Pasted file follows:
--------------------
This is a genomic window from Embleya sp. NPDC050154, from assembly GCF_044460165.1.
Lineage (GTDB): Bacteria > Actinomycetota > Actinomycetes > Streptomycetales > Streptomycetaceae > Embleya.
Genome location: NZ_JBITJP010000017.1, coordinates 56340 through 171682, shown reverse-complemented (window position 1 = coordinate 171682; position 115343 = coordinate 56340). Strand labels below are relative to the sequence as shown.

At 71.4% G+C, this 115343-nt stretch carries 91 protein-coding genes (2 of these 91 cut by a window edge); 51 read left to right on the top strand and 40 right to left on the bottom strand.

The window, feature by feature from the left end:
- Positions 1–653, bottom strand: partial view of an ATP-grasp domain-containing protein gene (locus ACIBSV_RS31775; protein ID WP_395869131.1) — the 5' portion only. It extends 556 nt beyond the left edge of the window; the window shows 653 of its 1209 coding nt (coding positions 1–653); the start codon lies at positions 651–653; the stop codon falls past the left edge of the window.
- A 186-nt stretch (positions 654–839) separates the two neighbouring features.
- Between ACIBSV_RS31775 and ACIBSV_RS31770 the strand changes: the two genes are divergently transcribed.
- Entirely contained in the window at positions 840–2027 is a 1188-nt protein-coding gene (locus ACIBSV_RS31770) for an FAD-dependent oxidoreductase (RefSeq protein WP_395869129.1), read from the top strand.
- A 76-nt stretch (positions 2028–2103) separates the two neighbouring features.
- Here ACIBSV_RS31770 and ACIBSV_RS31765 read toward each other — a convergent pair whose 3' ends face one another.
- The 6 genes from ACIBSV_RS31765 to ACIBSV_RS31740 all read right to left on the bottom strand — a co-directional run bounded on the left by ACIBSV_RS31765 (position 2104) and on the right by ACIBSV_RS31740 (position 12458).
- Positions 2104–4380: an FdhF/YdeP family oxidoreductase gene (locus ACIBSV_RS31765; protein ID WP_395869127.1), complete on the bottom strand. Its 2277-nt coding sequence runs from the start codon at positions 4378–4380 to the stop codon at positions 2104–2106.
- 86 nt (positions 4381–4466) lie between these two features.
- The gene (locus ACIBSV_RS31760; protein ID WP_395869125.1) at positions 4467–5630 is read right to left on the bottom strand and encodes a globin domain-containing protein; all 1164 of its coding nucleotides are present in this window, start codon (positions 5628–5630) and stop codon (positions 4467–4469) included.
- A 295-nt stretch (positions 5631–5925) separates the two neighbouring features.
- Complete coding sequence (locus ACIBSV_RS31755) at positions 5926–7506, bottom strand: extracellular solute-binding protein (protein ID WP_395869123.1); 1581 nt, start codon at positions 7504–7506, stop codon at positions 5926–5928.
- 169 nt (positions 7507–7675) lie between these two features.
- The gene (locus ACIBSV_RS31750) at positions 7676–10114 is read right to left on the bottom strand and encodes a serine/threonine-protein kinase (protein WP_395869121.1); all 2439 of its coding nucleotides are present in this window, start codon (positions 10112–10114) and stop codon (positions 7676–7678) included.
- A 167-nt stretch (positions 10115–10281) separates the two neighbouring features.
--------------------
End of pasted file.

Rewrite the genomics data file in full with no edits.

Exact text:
This is a genomic window from Embleya sp. NPDC050154, from assembly GCF_044460165.1.
Lineage (GTDB): Bacteria > Actinomycetota > Actinomycetes > Streptomycetales > Streptomycetaceae > Embleya.
Genome location: NZ_JBITJP010000017.1, coordinates 56340 through 171682, shown reverse-complemented (window position 1 = coordinate 171682; position 115343 = coordinate 56340). Strand labels below are relative to the sequence as shown.

At 71.4% G+C, this 115343-nt stretch carries 91 protein-coding genes (2 of these 91 cut by a window edge); 51 read left to right on the top strand and 40 right to left on the bottom strand.

The window, feature by feature from the left end:
- Positions 1–653, bottom strand: partial view of an ATP-grasp domain-containing protein gene (locus ACIBSV_RS31775; protein ID WP_395869131.1) — the 5' portion only. It extends 556 nt beyond the left edge of the window; the window shows 653 of its 1209 coding nt (coding positions 1–653); the start codon lies at positions 651–653; the stop codon falls past the left edge of the window.
- A 186-nt stretch (positions 654–839) separates the two neighbouring features.
- Between ACIBSV_RS31775 and ACIBSV_RS31770 the strand changes: the two genes are divergently transcribed.
- Entirely contained in the window at positions 840–2027 is a 1188-nt protein-coding gene (locus ACIBSV_RS31770) for an FAD-dependent oxidoreductase (RefSeq protein WP_395869129.1), read from the top strand.
- A 76-nt stretch (positions 2028–2103) separates the two neighbouring features.
- Here ACIBSV_RS31770 and ACIBSV_RS31765 read toward each other — a convergent pair whose 3' ends face one another.
- The 6 genes from ACIBSV_RS31765 to ACIBSV_RS31740 all read right to left on the bottom strand — a co-directional run bounded on the left by ACIBSV_RS31765 (position 2104) and on the right by ACIBSV_RS31740 (position 12458).
- Positions 2104–4380: an FdhF/YdeP family oxidoreductase gene (locus ACIBSV_RS31765; protein ID WP_395869127.1), complete on the bottom strand. Its 2277-nt coding sequence runs from the start codon at positions 4378–4380 to the stop codon at positions 2104–2106.
- 86 nt (positions 4381–4466) lie between these two features.
- The gene (locus ACIBSV_RS31760; protein ID WP_395869125.1) at positions 4467–5630 is read right to left on the bottom strand and encodes a globin domain-containing protein; all 1164 of its coding nucleotides are present in this window, start codon (positions 5628–5630) and stop codon (positions 4467–4469) included.
- A 295-nt stretch (positions 5631–5925) separates the two neighbouring features.
- Complete coding sequence (locus ACIBSV_RS31755) at positions 5926–7506, bottom strand: extracellular solute-binding protein (protein ID WP_395869123.1); 1581 nt, start codon at positions 7504–7506, stop codon at positions 5926–5928.
- 169 nt (positions 7507–7675) lie between these two features.
- The gene (locus ACIBSV_RS31750) at positions 7676–10114 is read right to left on the bottom strand and encodes a serine/threonine-protein kinase (protein WP_395869121.1); all 2439 of its coding nucleotides are present in this window, start codon (positions 10112–10114) and stop codon (positions 7676–7678) included.
- A 167-nt stretch (positions 10115–10281) separates the two neighbouring features.